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Qatar World Cup 2022 will be a watershed moment for humanity

ABP Digital Brand Studio   |   Published 10.05.22, 07:40 PM

DOHA - After considerable adjustments to improve migrant workers' living conditions, Qatar is now regarded as a migrant worker-friendly model in the Middle East.

With the FIFA World Cup 2022 only a few months away, Qatar is now prepared to host the world's most popular sporting event. Major adjustments have been undertaken to enhance the living conditions of migrant workers, which have been praised by the International Labour Organisation (ILO), the United Nations (UN), FIFA, and other key organisations, with Qatar today being seen as a migrant worker-friendly model in the Middle East. Qatar has done a commendable job with its migrant workers reforms.

The government in Qatar, where the World Cup will be held in November 2022, has shown a "strong commitment" to guarantee labour changes are completely implemented, according to FIFA president Gianni Infantino.

He was happy by the strong commitment of the Qatari authorities to make sure that the reforms were implemented fully across the labour market, creating a long-term legacy of the FIFA World Cup and benefiting migrant workers in the host country, Infantino said.

Qatar's Minister of Labour, Dr. Ali bin Samikh Al Marri, previously stated that Qatar has opened its doors to the world and has accepted constructive criticism with ambition and respect. However, they must correct the record by including the missing information.

They were the first country in the region to have an International Labour Organisation office with a mandate that would last beyond 2022, he continued. They introduced laws in accordance with worldwide best practice, working with the ILO. The next stage was to ensure that the reforms were properly implemented by influencing employers' deeply rooted cultural views.

They  succeeded in abolishing 'kafala,' the system in which employers functioned as 'sponsors' and had the right to deport workers and grant permission to expatriates to leave the country, despite widespread belief that it was impossible.

The idea of a minimum wage was enthusiastically embraced, and it is now monitored via electronic payments, with plans to expand it. During the hottest months of the summer, 338 businesses were suspended for not respecting working hours.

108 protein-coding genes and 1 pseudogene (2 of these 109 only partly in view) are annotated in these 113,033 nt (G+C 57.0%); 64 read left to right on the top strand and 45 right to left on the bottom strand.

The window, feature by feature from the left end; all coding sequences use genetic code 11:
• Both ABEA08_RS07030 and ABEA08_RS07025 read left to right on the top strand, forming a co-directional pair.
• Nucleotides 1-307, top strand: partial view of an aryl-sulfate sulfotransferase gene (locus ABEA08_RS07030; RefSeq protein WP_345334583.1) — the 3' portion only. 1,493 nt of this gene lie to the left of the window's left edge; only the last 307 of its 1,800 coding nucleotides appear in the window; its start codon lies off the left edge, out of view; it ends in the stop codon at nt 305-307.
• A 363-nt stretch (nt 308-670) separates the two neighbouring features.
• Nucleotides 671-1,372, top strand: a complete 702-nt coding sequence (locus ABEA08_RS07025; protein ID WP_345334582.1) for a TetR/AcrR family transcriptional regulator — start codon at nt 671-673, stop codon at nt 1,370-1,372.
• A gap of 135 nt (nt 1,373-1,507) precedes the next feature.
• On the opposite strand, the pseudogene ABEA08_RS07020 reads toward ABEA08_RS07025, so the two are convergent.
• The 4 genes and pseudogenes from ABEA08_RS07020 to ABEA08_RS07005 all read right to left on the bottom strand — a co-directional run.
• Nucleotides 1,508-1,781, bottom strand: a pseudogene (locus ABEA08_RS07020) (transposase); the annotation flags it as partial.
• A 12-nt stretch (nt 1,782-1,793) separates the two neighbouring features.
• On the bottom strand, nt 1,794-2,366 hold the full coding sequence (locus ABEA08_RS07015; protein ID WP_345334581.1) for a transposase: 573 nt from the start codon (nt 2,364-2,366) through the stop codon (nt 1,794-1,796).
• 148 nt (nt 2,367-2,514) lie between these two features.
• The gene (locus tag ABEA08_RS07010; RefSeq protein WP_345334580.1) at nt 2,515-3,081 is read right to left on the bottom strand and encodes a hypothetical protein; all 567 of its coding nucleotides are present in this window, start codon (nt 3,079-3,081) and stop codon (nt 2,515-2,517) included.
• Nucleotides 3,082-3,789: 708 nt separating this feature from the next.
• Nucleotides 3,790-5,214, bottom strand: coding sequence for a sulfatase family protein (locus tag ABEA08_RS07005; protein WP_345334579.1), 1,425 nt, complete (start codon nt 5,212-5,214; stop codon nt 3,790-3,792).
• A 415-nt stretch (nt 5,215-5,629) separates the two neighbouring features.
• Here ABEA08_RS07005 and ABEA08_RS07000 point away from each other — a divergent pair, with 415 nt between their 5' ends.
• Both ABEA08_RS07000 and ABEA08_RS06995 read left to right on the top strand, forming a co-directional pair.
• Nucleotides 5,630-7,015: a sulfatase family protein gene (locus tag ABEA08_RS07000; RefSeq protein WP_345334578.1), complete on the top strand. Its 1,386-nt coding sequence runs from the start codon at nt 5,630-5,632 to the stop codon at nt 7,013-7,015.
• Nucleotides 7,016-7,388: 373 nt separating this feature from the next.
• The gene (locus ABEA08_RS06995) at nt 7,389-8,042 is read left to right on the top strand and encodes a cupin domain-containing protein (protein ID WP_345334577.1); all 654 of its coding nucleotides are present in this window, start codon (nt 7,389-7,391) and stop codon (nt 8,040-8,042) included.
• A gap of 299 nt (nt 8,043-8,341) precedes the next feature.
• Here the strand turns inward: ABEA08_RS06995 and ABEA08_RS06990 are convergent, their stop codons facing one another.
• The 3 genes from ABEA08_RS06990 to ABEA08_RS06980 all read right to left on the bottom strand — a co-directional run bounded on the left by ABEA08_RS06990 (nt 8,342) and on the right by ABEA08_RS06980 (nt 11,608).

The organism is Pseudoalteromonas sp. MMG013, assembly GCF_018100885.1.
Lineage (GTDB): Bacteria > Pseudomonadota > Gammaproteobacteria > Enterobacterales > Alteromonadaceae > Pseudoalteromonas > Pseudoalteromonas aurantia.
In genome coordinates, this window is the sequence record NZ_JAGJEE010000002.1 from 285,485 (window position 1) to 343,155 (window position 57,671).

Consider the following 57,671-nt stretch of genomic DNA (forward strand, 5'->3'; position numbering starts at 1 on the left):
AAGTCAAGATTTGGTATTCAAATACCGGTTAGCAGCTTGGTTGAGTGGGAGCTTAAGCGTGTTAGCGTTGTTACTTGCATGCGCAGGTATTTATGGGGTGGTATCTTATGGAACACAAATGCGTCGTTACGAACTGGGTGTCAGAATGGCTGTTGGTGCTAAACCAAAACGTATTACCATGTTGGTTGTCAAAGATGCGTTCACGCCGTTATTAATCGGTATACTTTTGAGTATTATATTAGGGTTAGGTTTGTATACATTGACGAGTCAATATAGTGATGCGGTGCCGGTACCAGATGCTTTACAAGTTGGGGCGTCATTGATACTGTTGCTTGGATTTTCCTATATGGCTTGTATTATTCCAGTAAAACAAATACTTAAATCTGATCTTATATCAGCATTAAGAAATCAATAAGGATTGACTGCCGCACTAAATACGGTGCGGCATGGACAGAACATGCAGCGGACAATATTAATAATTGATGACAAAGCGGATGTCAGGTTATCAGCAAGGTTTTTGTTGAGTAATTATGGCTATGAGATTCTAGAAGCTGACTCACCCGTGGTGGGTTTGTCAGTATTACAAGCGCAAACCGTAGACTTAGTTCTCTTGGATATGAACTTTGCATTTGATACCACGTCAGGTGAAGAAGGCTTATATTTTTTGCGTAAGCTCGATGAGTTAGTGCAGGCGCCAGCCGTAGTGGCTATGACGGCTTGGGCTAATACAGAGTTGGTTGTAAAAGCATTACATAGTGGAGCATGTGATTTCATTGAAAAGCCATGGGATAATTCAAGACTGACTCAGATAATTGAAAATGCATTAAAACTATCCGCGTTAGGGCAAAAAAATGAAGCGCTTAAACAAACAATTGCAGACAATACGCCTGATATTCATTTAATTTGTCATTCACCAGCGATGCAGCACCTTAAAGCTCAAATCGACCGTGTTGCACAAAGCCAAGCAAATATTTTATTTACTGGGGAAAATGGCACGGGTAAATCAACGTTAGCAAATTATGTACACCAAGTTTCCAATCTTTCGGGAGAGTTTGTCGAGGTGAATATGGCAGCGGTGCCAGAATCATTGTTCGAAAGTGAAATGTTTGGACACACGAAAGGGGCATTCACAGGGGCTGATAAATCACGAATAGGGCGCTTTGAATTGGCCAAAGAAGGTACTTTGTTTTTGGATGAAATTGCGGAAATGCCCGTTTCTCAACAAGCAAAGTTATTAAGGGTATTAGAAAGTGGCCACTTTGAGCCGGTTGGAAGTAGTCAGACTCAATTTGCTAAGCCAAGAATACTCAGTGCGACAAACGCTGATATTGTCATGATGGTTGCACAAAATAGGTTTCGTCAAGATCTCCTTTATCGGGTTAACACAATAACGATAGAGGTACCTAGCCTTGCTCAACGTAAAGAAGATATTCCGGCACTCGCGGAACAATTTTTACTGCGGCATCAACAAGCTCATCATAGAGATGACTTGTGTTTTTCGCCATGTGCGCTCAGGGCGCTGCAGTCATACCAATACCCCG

They had also abolished the obligation for most workers to get exit permits, tightened laws on working hours to lessen the risk of heat stress, and imposed a minimum pay, he mentioned, claiming that work-related injuries had decreased significantly in the country.

The ITUC-Asia Pacific Mission to Qatar applauded the government's stated commitment to consolidate and sustain labour reforms beyond the World Cup in 2022, as outlined in the Qatar

National Vision 2030. In this regard, the mission welcomed Qatar's proposal for the International Labour Organisation to establish a more structural presence in the country to continue to monitor the process.

The following are a few of many major labour reforms announced by the Ministry of Labour of Qatar

New Employer Change Laws are Being Enforced

  • Abolishment of exit permits:

Exit permits for personnel in ministries and government agencies, public bodies and institutions, the oil and gas sector and connected firms, maritime transport, agriculture and farming, and private offices have been eliminated (Ministerial Decision No. 95 of 2019).

  • Abolition of the "No Objection" Requirement for Changing Employers:

Foreign workers may change employers according to the Ministry of Labour's laws and regulations. Certain provisions of the Labour Law were altered by Decree-Law No. 18 of 2020, allowing both the employee and the employer to terminate an employment contract without explaining the reasons for such termination, provided that due notice is given.

  • The Law on Minimum Wage Enforcement

Ministerial Decision No. 25 of 2020 established the minimum wage for workers and domestic workers, requiring employers to pay workers a baseline monthly income of at least 1,000 QAR. Furthermore, if the employer fails to provide suitable housing or food for the employee, he must pay a minimum housing allowance of 500 QAR and a monthly and minimum food allowance of 300 QAR.

  • Increased Domestic Worker Enforcement and the Adoption of a New Standard Employment Contract:

The new contract strengthens the domestic workers' rights and aligns them with those of other workers covered by the Labour Law in terms of maximum working hours, weekly rest days, sick leaves and overtime compensation, just like the workers of the private sector.

It is astounding to see how, even today, it is so easy to feed prejudices. We fail to see the facts and choose to believe what we have always known to be true. Similar thing happened with Qatar. Its efforts and determination to shed the old traditions and grow with the world as a modern nation were lost in false misinterpreted and old information rolling through the publications like Amnesty and the reports released by the Human Rights.

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